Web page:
Georgia Sayers believes she is a regular teenager, albeit with a few more issues than most: oldest of five siblings, she takes on the role of their dead mother, who committed suicide, putting Georgia into therapy, along with her young brother who hears voices. Their step-dad is always busy at work (in a maternity unit) and someone is keeping alive the old slur that Georgia’s family are witches.Well, surprise, surprise, that’s just what they are, only at the start of this story none of them know it. It’s left up to the new boy at school (after his own school burned down) to find the chink in the spell that keeps them from this alarming knowledge. The girls all take to it reasonably well, but the brother, Wyatt, not so.This is a well-written book, with personable and believable characters, great dialogue, smooth prose, and an excellent grasp of pacing, with the tension ramping up with ever increasing speed towards the climax, that comes complete with a neat twist.Things I really enjoyed were: the knowledge of gemstones and their magical properties, the passage where one of the younger girls firmly instructs a poltergeist to behave in a civilized manner, and the little twist reveal at the end that I’m not going to give away!Then there were the few things that kept it, for me, to a four star rather than the full five. First and foremost was that the prologue (which is not formally titled as such) is from an undisclosed viewpoint, which left me confused about the timeline until nearly the end, when the identity of that vp character finally became clear. At one point, one of the sisters suddenly explains a spell, and I had no idea where she gained that knowledge, nor did anyone ask how she knew. I found the step-father conveniently absent much of the time, leaving even the youngest children without parental supervision rather more than I found believable, and in the final struggle, Wyatt suddenly seemed very strong for a child and – whilst there is a good reason – his sister didn’t question it.Finally, and this is a matter of personal taste, I'm really not keen on stories told in present tense, but as a well-paced and plotted YA paranormal, I’d recommend it as well suited to that readership.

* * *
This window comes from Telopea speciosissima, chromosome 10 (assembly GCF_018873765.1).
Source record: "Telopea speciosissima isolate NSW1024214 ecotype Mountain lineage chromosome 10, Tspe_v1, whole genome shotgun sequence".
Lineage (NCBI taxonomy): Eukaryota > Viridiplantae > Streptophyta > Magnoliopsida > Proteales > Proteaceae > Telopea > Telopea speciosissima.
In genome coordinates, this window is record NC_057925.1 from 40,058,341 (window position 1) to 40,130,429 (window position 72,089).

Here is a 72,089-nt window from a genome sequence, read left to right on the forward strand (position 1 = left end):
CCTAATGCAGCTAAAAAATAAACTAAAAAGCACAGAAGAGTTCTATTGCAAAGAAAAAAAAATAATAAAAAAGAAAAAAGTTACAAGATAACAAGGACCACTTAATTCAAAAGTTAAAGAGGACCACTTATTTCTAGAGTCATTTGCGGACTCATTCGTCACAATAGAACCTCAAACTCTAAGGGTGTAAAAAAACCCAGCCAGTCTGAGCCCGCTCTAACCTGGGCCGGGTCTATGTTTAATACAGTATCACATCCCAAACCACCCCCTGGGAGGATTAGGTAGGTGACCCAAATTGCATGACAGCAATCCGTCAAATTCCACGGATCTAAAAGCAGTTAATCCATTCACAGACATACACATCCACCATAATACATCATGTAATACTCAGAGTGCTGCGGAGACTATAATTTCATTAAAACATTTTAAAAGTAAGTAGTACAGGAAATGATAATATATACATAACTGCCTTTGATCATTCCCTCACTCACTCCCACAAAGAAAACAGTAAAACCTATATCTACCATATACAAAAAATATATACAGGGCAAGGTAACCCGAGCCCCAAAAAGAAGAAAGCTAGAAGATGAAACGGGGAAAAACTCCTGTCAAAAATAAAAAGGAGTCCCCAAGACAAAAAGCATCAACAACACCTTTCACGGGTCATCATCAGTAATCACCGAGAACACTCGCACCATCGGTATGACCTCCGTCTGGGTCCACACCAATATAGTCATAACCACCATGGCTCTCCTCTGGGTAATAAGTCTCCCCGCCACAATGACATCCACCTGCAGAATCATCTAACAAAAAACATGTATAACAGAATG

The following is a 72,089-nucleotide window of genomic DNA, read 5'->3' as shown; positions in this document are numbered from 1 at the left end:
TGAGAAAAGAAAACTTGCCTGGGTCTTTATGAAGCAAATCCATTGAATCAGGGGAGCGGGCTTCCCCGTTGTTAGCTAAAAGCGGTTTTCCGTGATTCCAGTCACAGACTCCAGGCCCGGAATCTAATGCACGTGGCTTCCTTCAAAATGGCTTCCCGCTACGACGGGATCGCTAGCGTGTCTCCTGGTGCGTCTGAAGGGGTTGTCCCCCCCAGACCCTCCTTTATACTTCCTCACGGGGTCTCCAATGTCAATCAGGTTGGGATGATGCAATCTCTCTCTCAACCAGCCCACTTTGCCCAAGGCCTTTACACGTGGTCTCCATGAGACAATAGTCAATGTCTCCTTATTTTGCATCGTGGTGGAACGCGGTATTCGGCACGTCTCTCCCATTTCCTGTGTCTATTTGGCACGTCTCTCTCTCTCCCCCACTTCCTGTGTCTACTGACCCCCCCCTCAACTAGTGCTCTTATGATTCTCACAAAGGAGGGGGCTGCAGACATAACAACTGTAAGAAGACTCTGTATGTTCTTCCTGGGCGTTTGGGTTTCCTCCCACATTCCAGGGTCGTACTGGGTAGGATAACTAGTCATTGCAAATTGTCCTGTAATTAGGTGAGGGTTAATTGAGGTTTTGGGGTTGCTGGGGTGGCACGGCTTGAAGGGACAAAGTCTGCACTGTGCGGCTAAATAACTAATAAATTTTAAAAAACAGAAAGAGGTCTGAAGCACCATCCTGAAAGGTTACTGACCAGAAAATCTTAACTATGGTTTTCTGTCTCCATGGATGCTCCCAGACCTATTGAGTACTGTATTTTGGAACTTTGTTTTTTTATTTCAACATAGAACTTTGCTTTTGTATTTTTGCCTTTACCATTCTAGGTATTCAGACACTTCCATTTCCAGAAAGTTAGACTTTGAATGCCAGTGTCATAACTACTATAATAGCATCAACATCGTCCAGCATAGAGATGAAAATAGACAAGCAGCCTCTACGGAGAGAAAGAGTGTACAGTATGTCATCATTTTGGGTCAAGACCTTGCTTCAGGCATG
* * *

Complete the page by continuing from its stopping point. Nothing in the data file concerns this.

• Megan Stewart